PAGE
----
Hit the beach like a lo­cal on your next trip to New York City

The Denver Post - - TRAVEL - By Beth J. Harpaz

NEW YORK» Vis­it­ing New York City this sum­mer? Take a break from Times Square, shop­ping and mu­se­ums and do like the lo­cals: Hop a train or ferry to the beach.

The beach at Coney Is­land, at the tip of Brook­lyn and reach­able by four sub­way lines from Man­hat­tan, is bor­dered by a fa­mous strip of amuse­ment park rides.

You can also go by sub­way to Rock­away Beach, Queens, but a new ferry ser­vice now departs for the Rock­aways from Wall Street’s Pier 11 on the East River in Lower Man­hat­tan, with one stop in Sun­set Park, Brook­lyn.

Here are some tips for a beach day in the Big Ap­ple.

Coney Is­land

Take the D,F, N or Q sub­way train to the end of the line in Brook­lyn ($2.75 each way). Sev­eral small amuse­ment parks sit side by side across from the sta­tion, with the board­walk and the At­lantic Ocean just be­yond.

The fa­mous Cy­clone ride is to your left when you get off the train. It’s a wooden roller coaster that will rat­tle your bones. And it’s easy to spot Deno’s Won­der Wheel amid the col­or­ful jum­ble of attractions. It’s a tow­er­ing Fer­ris wheel with two types of cars. One car slides out to the edge and back in as the wheel turns; the other car is sta­tion­ary. You’ll be asked which car you pre­fer when you board.

Have a hot dog from Nathan’s and wan­der down to the wa­ter to dip your toes or take a swim. To your right as you face the ocean, there’s a pier where you’ll find fish­er­men chat­ting in var­i­ous lan­guages — Rus­sian, Span­ish, Chi­nese — while tend­ing to their catch.

Just re­mem­ber: This isn’t Dis­ney World. It’s a place with old­fash­ioned charm — the sea­side park dates to the 19th cen­tury — as well as a big dose of ur­ban grit. You may see litter on the beach and on a hot day, smell garbage in the al­leys be­tween the rides. Wel­come to New York, folks!

Don’t worry about wa­ter safety, though: Wa­ter qual­ity is mon­i­tored by city health of­fi­cials and life­guards watch the swim­mers. But don’t leave your be­long­ings unat­tended. Have one per­son in your group stay with them on the sand while oth­ers get wet.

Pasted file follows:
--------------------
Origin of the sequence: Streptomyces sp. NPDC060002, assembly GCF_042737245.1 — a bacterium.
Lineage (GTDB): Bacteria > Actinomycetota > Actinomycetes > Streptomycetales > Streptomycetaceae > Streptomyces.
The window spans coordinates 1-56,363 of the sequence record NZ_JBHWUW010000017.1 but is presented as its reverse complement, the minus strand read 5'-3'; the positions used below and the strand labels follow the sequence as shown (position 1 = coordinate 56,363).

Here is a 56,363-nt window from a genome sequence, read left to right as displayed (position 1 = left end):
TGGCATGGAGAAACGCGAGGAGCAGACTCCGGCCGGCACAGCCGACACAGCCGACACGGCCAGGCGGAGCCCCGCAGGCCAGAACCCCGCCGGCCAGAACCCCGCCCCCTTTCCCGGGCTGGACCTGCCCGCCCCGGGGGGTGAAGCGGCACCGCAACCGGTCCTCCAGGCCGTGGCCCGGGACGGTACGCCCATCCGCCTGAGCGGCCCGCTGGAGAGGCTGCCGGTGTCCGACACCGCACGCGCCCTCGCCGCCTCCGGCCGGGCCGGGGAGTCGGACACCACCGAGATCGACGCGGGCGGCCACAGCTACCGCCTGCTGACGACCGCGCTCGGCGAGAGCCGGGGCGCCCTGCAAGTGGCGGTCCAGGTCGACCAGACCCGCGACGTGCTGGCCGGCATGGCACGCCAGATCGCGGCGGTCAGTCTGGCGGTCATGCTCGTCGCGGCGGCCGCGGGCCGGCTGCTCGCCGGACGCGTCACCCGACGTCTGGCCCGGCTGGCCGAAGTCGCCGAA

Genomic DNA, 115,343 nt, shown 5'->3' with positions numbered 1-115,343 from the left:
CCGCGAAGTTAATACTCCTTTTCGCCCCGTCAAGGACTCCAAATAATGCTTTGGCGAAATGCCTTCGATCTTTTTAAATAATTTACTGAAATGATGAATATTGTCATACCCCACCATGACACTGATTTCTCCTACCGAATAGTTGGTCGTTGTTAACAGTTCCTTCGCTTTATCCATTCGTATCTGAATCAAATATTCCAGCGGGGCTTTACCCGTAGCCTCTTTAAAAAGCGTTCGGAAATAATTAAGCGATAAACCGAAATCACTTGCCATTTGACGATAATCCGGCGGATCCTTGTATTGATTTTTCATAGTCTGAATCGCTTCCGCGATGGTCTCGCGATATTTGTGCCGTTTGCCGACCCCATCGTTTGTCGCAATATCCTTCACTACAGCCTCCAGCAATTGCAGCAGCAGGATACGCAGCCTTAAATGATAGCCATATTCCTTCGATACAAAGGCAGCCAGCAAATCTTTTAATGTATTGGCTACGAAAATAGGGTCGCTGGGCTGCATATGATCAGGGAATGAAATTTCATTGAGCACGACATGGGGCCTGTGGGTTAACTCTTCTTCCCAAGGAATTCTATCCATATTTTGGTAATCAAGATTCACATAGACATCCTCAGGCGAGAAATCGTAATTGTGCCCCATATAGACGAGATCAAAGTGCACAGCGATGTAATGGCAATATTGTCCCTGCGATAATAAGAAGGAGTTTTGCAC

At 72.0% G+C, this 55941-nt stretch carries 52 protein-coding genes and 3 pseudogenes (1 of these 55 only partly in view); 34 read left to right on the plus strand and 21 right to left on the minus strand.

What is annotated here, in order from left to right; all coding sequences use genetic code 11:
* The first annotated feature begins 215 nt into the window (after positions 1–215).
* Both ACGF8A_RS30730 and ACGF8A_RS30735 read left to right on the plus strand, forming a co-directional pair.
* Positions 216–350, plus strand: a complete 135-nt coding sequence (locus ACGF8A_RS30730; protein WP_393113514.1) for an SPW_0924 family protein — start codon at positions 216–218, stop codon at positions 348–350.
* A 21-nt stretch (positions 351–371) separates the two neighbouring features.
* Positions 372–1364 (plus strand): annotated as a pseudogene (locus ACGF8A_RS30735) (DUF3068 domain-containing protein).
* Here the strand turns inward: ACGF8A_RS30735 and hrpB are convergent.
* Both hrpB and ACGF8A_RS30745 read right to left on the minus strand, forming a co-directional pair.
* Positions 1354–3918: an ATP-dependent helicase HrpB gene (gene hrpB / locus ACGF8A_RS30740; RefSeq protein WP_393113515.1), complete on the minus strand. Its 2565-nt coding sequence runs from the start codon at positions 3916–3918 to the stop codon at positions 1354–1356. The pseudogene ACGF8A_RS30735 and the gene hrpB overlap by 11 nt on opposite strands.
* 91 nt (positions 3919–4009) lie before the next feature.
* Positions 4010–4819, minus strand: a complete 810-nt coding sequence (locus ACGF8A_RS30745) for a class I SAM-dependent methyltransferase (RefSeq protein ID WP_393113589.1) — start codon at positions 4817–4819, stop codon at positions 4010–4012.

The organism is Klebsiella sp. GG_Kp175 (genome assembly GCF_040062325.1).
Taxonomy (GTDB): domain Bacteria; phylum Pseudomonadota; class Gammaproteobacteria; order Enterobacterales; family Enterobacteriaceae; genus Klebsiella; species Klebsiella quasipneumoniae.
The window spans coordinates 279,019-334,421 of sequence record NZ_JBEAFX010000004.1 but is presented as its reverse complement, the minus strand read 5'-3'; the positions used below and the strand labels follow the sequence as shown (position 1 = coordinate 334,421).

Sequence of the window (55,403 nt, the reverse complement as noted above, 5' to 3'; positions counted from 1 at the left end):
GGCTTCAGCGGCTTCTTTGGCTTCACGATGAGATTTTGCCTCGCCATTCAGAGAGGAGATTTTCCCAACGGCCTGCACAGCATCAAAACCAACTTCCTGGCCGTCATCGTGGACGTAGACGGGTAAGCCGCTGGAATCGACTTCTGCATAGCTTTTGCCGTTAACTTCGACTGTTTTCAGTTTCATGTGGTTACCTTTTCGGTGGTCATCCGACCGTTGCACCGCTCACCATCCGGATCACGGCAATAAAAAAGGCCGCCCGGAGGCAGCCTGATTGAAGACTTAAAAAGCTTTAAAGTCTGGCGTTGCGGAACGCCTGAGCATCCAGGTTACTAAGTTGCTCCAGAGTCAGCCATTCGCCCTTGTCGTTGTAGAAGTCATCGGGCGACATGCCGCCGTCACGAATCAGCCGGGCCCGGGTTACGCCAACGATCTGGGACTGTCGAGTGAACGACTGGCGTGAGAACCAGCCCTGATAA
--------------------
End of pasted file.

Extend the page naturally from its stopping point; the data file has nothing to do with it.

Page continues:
Daniela Prankl, vis­it­ing with her sis­ter from Aus­tria, said the long sub­way ride from Man­hat­tan to Coney Is­land “was ab­so­lutely worth it.” She en­joyed


The trip by ferry from Wall Street in Man­hat­tan to Beach 108th Street in the Rock­aways is only an hour on the wa­ter. But hun­dreds of peo­ple have been lin­ing up for the boat at times, so the wait to board can be long, though ex­tra de­par­tures have been added to the one-boat-per­hour sched­ule ($2.75 each way, tick­ets sold on­site or on­line). The ferry of­fers spec­tac­u­lar views of One World Trade and the sky­scrapers of Lower Man­hat­tan.

Rock­away is fa­mous for big waves and even has des­ig­nated surf­ing ar­eas. Else­where, body­board­ing and body-surf­ing rule. Just watch out for strong cur­rents and churn­ing wa­ter that can dis­lodge sand be­neath your feet as you wade in.

Af­ter the ferry ar­rives, you can hop a free shut­tle bus to var­i­ous beaches, or walk the few blocks from the bay side of the Rock­away penin­sula where the boat drops you off, to the ocean side where the beaches are. You’ll pass shops and eater­ies along 108th Street as you walk from the ferry to the ocean side, or look for con­ces­sion stands at Beach 106th Street, Beach 97th Street and Beach 86th Street.

Fa­vorite lo­cal foodie spots in­clude Ta­coway Beach, at 302 Beach 87th St., and Cara­cas Arepa Bar, 106-01 Shore Front Park­way.

Rock­away was hit hard by flood­ing from Su­per­storm Sandy in 2012. Restora­tion in­cluded beach grass plant­ings and a new con­crete board­walk.

Mary Altaffer, The As­so­ci­ated Press

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